Faith CoLab: Tapestry of Faith: Faith Like a River: A Program on Unitarian Universalist History for Adults

Leader Resource 1: Slavery and Antislavery

The debate about slavery in the United States proved contentious within both Unitarianism and Universalism. While some of the country's leading abolitionists were women and men who identified as Unitarian or Universalist, each of the young denominations struggled to articulate a unified stand. Churches in the Southern states felt the stresses acutely, because their congregational membership was drawn from both the North and the South and their ministers were most often Northerners. In the North, too, Unitarians and Universalists took a variety of positions on slavery, and some prominent Unitarians and Universalists debated on the national stage. For example, John Quincy Adams, a Unitarian, stood up against the agreement that kept Congress from debating slavery. In 1850, another Unitarian, President Millard Fillmore, signed the Fugitive Slave Law, reviled by most Unitarians in the North. Unitarian John C. Calhoun, Vice President under both John Quincy Adams and Andrew Jackson, defended slavery, predicting chaos and hardship for both black and white people in the South, were slavery to end. The debate stretched over decades and generations as people changed their stances.

Elhanan Winchester, an American Universalist, spoke out against slavery in Virginia and published an anti-slavery address in 1787 in England, However, the first denominational action on antislavery came in 1790 when the Universalist Convention in Philadelphia adopted an antislavery resolution by the well-regarded Universalist Benjamin Rush, a signator of the Declaration of Independence.

As the 19th century opened different approaches to the abolition, accommodation, and critique of slavery emerged in both denominations. Conrad Wright has suggested that most Unitarians fell into one of three groups: those influenced by the prominent abolitionist William Lloyd Garrison, who acted for the immediate cessation of slavery; those who sought a gradual end to the institution of slavery, so as to minimize disruption of the social, economic, and political order; and those who opposed slavery on moral grounds, but resisted making a political commitment to end it. An Appeal in Favor of That Class of Americans Called Africans, written by Unitarian Lydia Maria Child, firmly established the "Garrison" perspective within Unitarianism. Her work also greatly influenced William Ellery Channing.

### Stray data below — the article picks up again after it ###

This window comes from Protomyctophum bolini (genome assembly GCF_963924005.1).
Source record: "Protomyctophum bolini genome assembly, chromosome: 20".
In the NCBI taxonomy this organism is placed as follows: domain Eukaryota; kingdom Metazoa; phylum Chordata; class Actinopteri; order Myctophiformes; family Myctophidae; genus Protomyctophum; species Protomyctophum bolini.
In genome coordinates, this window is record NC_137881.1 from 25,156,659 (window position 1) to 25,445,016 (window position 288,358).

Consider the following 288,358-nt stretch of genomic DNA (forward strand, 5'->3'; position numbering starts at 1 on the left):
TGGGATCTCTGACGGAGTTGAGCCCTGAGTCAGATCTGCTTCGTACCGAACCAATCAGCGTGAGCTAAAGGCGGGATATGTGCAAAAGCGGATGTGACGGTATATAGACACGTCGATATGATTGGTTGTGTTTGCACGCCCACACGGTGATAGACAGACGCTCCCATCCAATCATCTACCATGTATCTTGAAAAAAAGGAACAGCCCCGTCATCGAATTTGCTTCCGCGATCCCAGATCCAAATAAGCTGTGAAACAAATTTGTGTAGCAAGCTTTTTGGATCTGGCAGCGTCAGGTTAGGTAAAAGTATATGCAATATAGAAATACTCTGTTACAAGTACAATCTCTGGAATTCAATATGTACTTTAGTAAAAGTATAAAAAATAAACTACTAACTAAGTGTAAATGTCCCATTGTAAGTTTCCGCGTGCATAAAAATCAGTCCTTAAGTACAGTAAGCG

The Transcendental movement, with its emphasis on self-culture and moral growth that required human freedom, added energy to the antislavery movement. In 1841, Theodore Parker preached powerfully, calling slavery "the great national sin" and ably linking his theology with his politics. In the 1840s, collective antislavery action intensified in both denominations. In 1841, the Universalists held their first Anti-Slavery Convention in Lynn, Massachusetts, followed by annual conferences that declared slavery inconsistent with Universalism. In 1845, when 173 Unitarian ministers signed A Protest Against American Slavery they mentioned the foundational documents of the country, saying to "constantly to profess one thing and constantly to practice another must destroy the sinews of national virtue."